P-47 returns to UK skies

492nd FS-marked Thunderbolt stars at Lakenheath heritage event


Members of the 492nd FS, known as the ‘Madhatters’, in relaxed mood on the May Day Bank Holiday Monday during the heritage shoot with the P-47. Joining the Thunderbolt are an F-15C Eagle (left) of the 493rd FS, also part of Lakenheath’s 48th Fighter Wing, and a 494th FS F-15E.

Republic P-47D Thunderbolt 45-49192/G-THUN, now owned by Fighter Aviation Engineering, took to UK skies again on 4 May from Sywell aerodrome near Wellingborough, Northamptonshire. Pete Kynsey was at the controls. Having arrived back in Britain during April following its acquisition from the Millville Army Air Field Museum in New Jersey, the ‘Jug’ — which thus becomes the sole airworthy example of the type in Europe — was prepared for flight by Richard Grace and his team at Sywellbased Air Leasing.

As previously reported, G-THUN has been finished in the markings of the 48th Fighter Group’s 492nd Fighter Squadron, part of the 9th Air Force. It sports the code letters F4-J and the name Nellie. The 48th FG arrived in Britain during March 1944, being stationed at Ibsley, Hampshire. Its Thunderbolts were extremely active during the D-Day period that June, undertaking air-to-ground missions, as well as in the course of the liberation of the Netherlands in September. They flew from numerous bases in newly liberated Europe, supporting the advance of Allied forces. Two citations awarded by the Belgian government for the 48th’s activities over the Low Countries and a Distinguished Unit Citation reflected the extent of its efforts. Today, the 492nd FS is stationed at RAF Lakenheath, Suffolk, as one of three flying squadrons within the 48th Fighter Wing — successor to the wartime 48th FG — and flies the multi-role F-15E Strike Eagle. On May Bank Holiday Monday, 7 May, the 492nd staged a heritage and fundraising event at Lakenheath with the P-47 as its centrepiece. Apart from illustrating an important part of the unit’s history to its current personnel, the occasion generated money for the Air Force Assistance Fund, which supports four different charities providing assistance to USAF airmen and their families who find themselves in need. Joining the Thunderbolt was Anglia Aircraft Restorations’ Spitfire Vc EE602/G-IBSY, representing a type flown by many American pilots in the UK both in the RAF’s Eagle Squadrons and US Army Air Forces units. The historic fighters were flown in by Stu Goldspink and Richard Grace respectively.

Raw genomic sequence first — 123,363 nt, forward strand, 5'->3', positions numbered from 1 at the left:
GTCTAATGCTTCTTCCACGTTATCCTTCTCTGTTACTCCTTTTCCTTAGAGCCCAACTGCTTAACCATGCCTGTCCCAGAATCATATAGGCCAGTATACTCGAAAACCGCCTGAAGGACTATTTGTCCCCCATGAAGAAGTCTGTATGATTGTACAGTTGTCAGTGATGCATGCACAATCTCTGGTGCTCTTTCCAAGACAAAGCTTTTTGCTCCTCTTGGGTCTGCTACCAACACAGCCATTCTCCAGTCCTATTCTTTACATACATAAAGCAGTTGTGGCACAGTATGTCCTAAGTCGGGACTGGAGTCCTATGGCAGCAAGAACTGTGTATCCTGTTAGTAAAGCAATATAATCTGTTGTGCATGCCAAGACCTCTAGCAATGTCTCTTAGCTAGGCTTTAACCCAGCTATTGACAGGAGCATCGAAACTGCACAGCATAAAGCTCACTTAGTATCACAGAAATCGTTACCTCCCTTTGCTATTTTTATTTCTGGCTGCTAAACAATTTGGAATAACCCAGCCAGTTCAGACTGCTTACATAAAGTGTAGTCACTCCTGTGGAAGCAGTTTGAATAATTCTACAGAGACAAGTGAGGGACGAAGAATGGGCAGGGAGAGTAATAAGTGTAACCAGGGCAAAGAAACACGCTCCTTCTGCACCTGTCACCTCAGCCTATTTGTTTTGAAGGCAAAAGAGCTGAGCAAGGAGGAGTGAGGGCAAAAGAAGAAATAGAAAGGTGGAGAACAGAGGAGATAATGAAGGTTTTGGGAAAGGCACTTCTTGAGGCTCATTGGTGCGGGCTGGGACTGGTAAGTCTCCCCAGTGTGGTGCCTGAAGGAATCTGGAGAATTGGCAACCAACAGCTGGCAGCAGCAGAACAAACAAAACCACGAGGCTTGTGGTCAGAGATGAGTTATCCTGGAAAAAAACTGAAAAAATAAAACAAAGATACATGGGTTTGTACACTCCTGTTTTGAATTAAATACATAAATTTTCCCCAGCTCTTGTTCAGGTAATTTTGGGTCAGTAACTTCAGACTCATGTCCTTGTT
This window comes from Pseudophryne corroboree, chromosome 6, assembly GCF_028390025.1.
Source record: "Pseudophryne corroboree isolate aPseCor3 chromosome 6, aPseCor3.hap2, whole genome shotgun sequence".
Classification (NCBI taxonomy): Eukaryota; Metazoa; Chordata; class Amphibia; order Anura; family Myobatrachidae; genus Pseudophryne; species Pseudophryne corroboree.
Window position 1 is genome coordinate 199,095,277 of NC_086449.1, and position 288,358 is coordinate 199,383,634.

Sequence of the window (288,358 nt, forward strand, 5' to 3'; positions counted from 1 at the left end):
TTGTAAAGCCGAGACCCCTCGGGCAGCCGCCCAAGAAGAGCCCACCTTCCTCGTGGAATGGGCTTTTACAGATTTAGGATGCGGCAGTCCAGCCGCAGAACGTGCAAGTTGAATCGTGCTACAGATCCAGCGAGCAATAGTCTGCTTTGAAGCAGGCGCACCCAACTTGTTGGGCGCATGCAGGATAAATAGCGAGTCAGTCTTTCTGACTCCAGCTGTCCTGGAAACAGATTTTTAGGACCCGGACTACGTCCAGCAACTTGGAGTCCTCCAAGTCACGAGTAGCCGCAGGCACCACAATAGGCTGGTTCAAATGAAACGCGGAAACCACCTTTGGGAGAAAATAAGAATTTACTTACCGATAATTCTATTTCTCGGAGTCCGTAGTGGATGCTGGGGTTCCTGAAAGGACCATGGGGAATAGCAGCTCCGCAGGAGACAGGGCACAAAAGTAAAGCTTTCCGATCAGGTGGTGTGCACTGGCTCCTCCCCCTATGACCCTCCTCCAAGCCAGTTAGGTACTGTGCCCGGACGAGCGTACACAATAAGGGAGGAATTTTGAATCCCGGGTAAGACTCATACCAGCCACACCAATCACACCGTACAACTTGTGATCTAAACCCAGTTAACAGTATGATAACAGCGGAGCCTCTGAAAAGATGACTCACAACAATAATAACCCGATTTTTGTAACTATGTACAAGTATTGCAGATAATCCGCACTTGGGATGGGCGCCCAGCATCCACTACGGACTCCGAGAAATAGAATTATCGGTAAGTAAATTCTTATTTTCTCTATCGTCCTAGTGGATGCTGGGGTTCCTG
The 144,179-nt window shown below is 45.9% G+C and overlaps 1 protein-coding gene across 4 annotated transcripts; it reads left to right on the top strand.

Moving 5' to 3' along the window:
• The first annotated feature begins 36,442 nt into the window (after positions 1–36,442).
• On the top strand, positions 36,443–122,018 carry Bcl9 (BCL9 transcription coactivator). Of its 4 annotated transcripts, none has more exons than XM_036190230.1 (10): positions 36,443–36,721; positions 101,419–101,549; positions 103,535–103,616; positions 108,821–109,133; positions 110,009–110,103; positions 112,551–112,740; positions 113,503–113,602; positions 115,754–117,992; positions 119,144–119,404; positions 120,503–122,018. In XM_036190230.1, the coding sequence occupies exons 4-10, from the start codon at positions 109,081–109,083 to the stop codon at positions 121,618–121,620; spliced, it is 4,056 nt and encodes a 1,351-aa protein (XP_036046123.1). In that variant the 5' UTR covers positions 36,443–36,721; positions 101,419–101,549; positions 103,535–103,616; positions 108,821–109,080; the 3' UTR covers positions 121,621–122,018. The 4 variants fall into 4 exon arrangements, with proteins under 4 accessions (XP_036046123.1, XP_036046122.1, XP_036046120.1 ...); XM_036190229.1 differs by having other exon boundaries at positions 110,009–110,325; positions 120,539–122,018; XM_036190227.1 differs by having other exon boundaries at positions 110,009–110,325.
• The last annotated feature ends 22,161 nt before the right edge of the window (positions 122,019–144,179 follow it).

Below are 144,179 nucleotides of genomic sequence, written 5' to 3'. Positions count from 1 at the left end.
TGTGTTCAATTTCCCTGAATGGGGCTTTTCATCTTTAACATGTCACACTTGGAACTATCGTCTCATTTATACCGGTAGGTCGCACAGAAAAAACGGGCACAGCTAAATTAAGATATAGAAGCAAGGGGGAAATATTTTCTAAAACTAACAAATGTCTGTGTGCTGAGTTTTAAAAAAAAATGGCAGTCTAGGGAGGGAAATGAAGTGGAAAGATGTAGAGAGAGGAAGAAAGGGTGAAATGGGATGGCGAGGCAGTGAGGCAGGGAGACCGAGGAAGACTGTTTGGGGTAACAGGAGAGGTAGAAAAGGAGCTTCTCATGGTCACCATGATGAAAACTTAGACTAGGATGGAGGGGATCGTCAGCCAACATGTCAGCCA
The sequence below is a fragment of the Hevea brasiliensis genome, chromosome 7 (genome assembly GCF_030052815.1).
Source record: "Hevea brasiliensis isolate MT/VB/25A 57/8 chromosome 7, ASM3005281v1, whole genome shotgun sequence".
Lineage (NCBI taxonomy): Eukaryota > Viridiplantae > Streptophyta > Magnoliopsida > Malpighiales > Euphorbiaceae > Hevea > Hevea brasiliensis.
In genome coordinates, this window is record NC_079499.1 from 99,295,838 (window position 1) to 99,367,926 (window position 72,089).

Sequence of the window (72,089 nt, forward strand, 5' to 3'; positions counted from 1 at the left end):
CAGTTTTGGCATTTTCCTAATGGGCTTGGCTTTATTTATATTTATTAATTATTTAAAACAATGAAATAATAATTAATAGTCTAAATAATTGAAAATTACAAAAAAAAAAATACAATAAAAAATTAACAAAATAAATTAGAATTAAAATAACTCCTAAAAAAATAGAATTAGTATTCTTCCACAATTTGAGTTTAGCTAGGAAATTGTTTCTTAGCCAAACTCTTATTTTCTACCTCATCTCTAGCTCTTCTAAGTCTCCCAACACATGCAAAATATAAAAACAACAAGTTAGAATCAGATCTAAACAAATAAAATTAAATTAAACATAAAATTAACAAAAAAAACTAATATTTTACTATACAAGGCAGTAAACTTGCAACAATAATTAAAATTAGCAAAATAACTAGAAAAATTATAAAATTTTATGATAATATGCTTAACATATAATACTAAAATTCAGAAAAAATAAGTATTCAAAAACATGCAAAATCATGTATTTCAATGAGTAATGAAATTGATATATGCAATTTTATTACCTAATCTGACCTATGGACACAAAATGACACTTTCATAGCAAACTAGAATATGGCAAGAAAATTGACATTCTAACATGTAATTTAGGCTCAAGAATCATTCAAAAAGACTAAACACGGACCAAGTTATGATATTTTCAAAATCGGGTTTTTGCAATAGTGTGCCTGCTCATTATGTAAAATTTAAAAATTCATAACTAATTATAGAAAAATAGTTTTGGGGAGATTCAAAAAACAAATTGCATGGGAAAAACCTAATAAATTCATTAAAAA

“ The 492nd Fighter Squadron’s P-47s flew from numerous bases in newly liberated Europe, supporting the advance of Allied forces”

Stu Goldspink taxies on arrival in P-47D G-THUN for the heritage event at Lakenheath on 7 May, with F-15E Strike Eagles of the resident 492nd and 494th Fighter Squadrons (with blue and red fin stripes respectively) on the flightline alongside. The ‘Jug’ now wears the wartime markings of the 492nd.
A flyby over Lakenheath by the P-47 in company with Anglia Aircraft Restorations’ Spitfire Vc EE602. USAF

Selecting a 492nd FS scheme for the P-47 creates a very pleasing link with the modernday USAF presence in East Anglia. Fighter Aviation Engineering’s Graham Peacock said, “It was very difficult to find any photographs of the squadron. We eventually found some bits of photographs, some of the front, some of the back, and we were able to put it together. [The aircraft] arrived two weeks ago from the States in a shipping container, so we stripped all the paint off it, repainted it in these colours, put it back together and flew it for the first time on Friday.”

G-THUN was last in the UK from 1986 to 2006, when it was operated by The Fighter Collection at Duxford in 78th Fighter Group/82nd Fighter Squadron colours with the name No Guts — No Glory! The 1945-built fighter served only briefly with the Army Air Forces, and for rather longer with the Peruvian Air Force, prior to its sale during 1969 into civilian hands. Registered N47DD, it went through the hands of numerous US owners until its acquisition by TFC. Fittingly, the P-47 will now be partly based at Duxford once again. It will divide its time between the Cambridgeshire airfield and Sywell, where Air Leasing will provide engineering support.

The Thunderbolt touching down at Duxford, its former home and now — in part — its current one.

The aircraft made its return to the UK airshow circuit on the weekend of 19-20 May, when Stu Goldspink piloted it at the new Midlands Air Festival staged at Ragley Hall, Warwickshire. A busy programme of appearances is planned for the summer. Ben Dunnell